By dentist Dr. Richard Mitchell
Do you have a wisdom teeth infection? A wisdom tooth infection is NOT actually an infection of the tooth, but an infection of the GUM around the tooth!
Wisdom teeth are at the very back of the mouth, so it's all happening right at the back there. It can be hard to see much!
But you can feel it.
The first thing most people notice is that the gum is a bit sore over the wisdom tooth. It feels like they bit on something hard and grazed the gum a bit. They usually don't take much notice at this early stage.
Then it gets a bit more uncomfortable.
The next sign of wisdom teeth infection is a swollen gum - the gum around the tooth becomes puffy and starts to swell up. Sometime only a little, but other times a LOT.
The gum will also get quite red and inflamed, although this can be hard to see! You need to get a really good, bright light and a good mirror. Then open your mouth, and pull your cheek away from the last tooth a little bit with a finger. You will probably see that the gum at the back of your mouth is more red than the gum at the front of your mouth (which should be pink).
You may also see that the gum behind the last visible tooth at the back looks a bit puffy. If you see these 2 things, then you probably have a wisdom teeth infection.
At this stage, you can help things by rinsing around the tooth with hot salty water. Just dissolve half a small spoonful of salt in a cup of hot water, and swish it around the sore gum. Really swish it around. Do this every hour or two, if you can.
The heat from the hot water helps to open up the small blood capillaries in the gums around the wisdom tooth, which in turn improves the blood circulation to the area, allowing your own immune system a better shot at dealing with the infection.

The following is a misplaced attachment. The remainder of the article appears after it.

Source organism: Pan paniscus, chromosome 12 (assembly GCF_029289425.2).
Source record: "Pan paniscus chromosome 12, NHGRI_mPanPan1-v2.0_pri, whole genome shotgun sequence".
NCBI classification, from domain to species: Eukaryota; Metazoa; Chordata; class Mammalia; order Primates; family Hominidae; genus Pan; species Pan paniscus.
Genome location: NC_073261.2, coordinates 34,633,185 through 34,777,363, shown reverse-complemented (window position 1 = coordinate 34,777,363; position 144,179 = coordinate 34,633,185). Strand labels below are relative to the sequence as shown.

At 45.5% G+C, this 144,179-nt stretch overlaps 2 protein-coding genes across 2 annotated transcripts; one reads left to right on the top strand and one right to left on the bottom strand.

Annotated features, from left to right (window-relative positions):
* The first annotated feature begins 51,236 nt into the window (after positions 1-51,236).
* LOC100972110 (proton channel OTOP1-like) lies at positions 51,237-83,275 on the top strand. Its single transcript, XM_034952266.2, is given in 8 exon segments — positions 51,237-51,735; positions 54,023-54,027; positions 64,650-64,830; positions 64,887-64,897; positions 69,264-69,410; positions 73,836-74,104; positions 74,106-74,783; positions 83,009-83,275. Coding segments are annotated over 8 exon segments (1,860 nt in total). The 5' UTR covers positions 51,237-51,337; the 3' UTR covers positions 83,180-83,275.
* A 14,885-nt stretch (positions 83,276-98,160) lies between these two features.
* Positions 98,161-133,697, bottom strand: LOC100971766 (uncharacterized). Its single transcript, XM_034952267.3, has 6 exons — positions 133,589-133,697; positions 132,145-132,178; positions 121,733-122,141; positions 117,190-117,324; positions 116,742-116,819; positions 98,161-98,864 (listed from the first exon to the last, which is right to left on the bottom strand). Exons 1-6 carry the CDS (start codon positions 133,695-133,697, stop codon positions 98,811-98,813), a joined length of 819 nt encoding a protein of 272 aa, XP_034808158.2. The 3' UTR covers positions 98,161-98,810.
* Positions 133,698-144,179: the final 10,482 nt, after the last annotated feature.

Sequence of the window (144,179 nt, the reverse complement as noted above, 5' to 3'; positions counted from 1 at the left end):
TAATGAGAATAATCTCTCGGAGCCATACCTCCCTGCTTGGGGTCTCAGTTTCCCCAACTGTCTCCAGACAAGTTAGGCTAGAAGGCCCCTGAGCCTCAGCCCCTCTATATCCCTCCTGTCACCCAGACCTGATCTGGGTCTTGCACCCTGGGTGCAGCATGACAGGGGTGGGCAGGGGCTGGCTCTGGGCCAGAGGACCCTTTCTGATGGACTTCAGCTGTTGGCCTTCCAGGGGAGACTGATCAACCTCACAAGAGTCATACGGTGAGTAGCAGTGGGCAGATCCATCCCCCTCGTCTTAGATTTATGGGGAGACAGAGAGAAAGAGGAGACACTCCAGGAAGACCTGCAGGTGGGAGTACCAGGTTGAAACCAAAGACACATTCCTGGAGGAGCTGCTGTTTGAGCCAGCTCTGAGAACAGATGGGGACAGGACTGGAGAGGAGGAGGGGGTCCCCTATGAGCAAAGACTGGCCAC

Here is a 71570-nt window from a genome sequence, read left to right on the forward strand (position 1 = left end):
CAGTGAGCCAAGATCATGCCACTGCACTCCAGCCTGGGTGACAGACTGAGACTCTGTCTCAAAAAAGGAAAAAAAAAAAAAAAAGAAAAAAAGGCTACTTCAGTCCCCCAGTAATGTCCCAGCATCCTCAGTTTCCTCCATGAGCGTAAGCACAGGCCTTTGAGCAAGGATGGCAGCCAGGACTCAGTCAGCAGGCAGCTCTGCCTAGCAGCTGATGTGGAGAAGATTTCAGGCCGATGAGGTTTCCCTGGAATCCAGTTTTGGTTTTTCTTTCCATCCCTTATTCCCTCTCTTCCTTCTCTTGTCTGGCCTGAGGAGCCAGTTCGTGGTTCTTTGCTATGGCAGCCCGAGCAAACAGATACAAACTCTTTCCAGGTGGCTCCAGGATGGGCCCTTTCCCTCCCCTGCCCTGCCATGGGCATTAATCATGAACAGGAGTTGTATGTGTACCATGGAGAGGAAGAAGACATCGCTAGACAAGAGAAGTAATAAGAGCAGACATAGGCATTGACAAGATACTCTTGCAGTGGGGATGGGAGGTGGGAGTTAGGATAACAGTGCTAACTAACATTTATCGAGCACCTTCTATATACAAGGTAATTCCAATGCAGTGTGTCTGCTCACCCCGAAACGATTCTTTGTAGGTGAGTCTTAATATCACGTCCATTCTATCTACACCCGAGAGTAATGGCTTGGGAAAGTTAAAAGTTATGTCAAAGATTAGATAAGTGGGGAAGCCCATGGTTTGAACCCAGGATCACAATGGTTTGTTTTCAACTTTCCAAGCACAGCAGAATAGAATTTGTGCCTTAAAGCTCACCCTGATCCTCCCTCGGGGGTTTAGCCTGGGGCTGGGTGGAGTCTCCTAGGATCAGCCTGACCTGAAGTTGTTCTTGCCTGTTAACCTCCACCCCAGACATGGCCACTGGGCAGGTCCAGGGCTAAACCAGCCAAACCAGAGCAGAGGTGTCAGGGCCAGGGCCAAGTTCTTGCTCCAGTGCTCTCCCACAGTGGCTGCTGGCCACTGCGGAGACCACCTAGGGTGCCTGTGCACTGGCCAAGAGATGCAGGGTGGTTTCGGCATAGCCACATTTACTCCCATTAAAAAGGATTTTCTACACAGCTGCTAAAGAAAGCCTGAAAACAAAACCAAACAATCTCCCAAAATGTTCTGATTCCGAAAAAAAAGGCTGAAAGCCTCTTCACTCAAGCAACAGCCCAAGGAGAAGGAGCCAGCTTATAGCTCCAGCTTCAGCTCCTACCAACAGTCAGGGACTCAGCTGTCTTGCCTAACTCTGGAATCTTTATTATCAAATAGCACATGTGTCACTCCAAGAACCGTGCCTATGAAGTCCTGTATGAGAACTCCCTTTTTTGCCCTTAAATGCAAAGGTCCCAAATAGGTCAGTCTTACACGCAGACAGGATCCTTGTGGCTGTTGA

If things start to settle within 24 hours, you've probably caught it in time.
This image above shows a small flap of gum over the back of a wisdom tooth. It's slightly swollen - the first stage of a wisdom teeth infection. There's also a small cavity in the tooth.
BUT even better than hot salt water is applying a high-quality aloe vera gel directly to the gum with your fingertip. One of the best gels on the market is from Forever Living. There is scientific research to support the effectiveness of aloe gel, from 2016. Read more about this HERE.
You can increase the chances of your wisdom teeth infection settling down by ALSO using a SONIC toothbrush. But don't get any electric toothbrush - get my recommended sonic toothbrush, THE CYBERSONIC 3.
You have to let this sonic toothbrush "buzz" gently over the sore gum around your wisdom tooth. DON'T press hard! Just let it massage the gum, for about 30 seconds in the one spot.
THEN rinse out with plain water, AND THEN use the Therabreath mouthwash, for 60 seconds, swishing vigorously. Spit out. DONE.
IF you follow these instructions carefully, your wisdom tooth infection may well settle down.
BUT . . .
. . if not, things will continue to get worse.